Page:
The other proposal, that for interchange of powers, has always been supported I think by people on this side of the chamber. Because it is now proposed to force it through as an election matter, they have changed their minds. I must say that this idea to give the States and the Commonwealth power to make flexible arrangements to interchange powers with each other, and to do so temporarily, takes away the fears of the States that, once they give away powers, they could not do so temporarily or get them back. That proposal, which was formulated by the Constitution Convention and supported by all parties at that time, still has great merit.

If these Bills get through this chamber-it is up to the Government to see whether it can manage that-and the proposals are put to the people at the election, we shall have to make our choices on the matters. I will probably vote for them, certainly with some reluctance on one. The interchange of powers proposal is a highly desirable one because the family law of this country has been prejudiced and held back for years because of the States' fears about transferring rights over ex-nuptial children and over property. So there is a fragmented jurisdiction. There are, therefore, quite important reasons why this Bill should be carried. There are important reasons why the Government should not be prejudicing it by bringing it forward during an election campaign when all the other things which are raised will mean that it will receive a lack of attention.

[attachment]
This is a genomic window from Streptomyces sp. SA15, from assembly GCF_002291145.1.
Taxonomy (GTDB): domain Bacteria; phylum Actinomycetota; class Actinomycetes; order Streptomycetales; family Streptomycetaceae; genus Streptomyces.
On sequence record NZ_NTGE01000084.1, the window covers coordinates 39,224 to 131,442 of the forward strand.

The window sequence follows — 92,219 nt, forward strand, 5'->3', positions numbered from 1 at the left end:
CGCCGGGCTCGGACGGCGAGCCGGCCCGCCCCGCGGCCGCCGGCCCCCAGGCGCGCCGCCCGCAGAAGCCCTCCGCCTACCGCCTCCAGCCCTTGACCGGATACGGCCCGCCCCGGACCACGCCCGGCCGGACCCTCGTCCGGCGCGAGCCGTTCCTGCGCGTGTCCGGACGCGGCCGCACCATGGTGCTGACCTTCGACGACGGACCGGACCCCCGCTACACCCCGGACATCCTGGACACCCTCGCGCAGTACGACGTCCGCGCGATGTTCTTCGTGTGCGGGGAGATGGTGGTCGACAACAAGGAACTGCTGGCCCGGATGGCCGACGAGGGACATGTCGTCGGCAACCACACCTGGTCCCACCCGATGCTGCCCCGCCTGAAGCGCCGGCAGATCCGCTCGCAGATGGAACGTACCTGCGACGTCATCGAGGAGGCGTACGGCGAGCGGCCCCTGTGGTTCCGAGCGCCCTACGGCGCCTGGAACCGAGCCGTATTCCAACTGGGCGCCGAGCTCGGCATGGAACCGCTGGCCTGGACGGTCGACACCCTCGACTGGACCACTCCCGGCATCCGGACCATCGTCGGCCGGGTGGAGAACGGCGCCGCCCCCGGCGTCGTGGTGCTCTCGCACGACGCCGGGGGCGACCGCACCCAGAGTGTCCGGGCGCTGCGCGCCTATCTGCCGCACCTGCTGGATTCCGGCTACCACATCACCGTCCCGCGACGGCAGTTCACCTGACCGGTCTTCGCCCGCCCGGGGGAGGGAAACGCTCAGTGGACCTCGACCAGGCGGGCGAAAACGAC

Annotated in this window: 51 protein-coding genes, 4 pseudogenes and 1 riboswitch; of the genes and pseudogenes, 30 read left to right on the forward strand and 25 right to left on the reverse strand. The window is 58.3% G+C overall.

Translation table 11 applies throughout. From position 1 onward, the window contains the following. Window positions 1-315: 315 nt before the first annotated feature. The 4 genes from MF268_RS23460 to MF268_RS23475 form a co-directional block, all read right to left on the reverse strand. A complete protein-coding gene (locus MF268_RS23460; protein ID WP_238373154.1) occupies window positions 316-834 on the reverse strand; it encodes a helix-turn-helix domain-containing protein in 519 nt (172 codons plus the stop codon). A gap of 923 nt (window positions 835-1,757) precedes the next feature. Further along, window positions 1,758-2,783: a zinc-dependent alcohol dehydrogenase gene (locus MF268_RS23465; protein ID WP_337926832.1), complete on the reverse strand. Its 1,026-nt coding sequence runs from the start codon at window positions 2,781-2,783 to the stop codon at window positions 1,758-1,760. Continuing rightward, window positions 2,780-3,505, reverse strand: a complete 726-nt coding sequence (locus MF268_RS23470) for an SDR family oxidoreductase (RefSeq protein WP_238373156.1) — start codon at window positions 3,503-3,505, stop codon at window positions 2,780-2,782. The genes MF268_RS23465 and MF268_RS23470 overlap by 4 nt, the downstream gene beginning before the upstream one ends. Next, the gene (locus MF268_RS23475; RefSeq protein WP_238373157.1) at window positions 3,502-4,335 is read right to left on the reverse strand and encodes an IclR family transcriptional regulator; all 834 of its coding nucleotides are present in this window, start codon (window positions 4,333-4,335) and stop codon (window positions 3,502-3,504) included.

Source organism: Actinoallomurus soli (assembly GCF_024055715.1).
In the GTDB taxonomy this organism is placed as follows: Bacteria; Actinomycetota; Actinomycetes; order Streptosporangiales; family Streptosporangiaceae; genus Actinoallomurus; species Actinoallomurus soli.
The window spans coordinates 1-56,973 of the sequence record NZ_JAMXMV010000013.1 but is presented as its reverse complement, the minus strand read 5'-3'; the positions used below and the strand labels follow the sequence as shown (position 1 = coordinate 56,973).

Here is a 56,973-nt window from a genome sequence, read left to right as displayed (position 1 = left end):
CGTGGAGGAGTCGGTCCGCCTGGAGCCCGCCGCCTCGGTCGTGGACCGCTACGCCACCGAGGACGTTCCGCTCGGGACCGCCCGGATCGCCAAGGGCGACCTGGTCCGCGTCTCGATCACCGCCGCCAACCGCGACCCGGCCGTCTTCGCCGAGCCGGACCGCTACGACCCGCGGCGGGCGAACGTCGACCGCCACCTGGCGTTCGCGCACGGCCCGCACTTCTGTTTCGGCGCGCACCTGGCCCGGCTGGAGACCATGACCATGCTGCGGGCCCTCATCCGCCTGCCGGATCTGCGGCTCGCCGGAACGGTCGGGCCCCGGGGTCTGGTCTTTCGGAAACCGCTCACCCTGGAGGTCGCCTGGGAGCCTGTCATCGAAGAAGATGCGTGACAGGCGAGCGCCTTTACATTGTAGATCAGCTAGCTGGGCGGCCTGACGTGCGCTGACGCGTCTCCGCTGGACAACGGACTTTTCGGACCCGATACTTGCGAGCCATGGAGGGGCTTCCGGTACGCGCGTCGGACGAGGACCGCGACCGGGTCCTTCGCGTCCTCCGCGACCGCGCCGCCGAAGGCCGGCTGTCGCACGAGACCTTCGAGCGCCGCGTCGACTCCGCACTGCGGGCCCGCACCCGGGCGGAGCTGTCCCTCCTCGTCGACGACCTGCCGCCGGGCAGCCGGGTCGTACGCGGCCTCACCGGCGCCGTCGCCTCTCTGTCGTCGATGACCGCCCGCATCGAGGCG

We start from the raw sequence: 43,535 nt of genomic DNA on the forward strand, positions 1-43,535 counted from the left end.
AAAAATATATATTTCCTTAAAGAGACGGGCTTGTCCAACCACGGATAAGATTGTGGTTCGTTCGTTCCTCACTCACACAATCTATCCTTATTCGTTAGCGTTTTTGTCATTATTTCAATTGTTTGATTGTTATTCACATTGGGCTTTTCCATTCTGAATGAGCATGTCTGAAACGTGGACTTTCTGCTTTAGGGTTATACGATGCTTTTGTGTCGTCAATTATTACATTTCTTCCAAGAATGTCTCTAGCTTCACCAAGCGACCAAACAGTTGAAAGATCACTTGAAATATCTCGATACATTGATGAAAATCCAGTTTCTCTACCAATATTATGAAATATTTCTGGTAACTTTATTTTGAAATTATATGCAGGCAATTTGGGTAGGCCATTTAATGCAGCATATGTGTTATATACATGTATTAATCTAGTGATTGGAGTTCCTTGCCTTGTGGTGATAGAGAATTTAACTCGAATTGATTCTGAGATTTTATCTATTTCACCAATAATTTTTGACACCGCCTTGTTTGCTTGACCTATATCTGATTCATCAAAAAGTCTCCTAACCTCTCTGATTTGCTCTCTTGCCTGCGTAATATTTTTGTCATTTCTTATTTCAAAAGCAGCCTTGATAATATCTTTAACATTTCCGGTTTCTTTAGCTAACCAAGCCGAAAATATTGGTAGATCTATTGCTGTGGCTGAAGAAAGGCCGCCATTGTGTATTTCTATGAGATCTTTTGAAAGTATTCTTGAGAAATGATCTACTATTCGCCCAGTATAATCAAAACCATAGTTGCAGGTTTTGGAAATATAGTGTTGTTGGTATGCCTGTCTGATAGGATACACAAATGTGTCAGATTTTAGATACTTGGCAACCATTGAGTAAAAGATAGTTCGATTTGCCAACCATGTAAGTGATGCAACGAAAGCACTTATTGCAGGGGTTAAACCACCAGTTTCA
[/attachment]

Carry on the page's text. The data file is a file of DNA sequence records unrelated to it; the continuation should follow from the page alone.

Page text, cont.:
One could not think of campaigning for these proposals in this way. The Government has done a very grave disservice to the Australian people and to the cause of constitutional reform by the way in which it has handled these matters since it has been in office. It has betrayed its undertakings to the electorate, which it made before it was elected. It deserves the utmost condemnation of the people for the way in which these matters have been handled.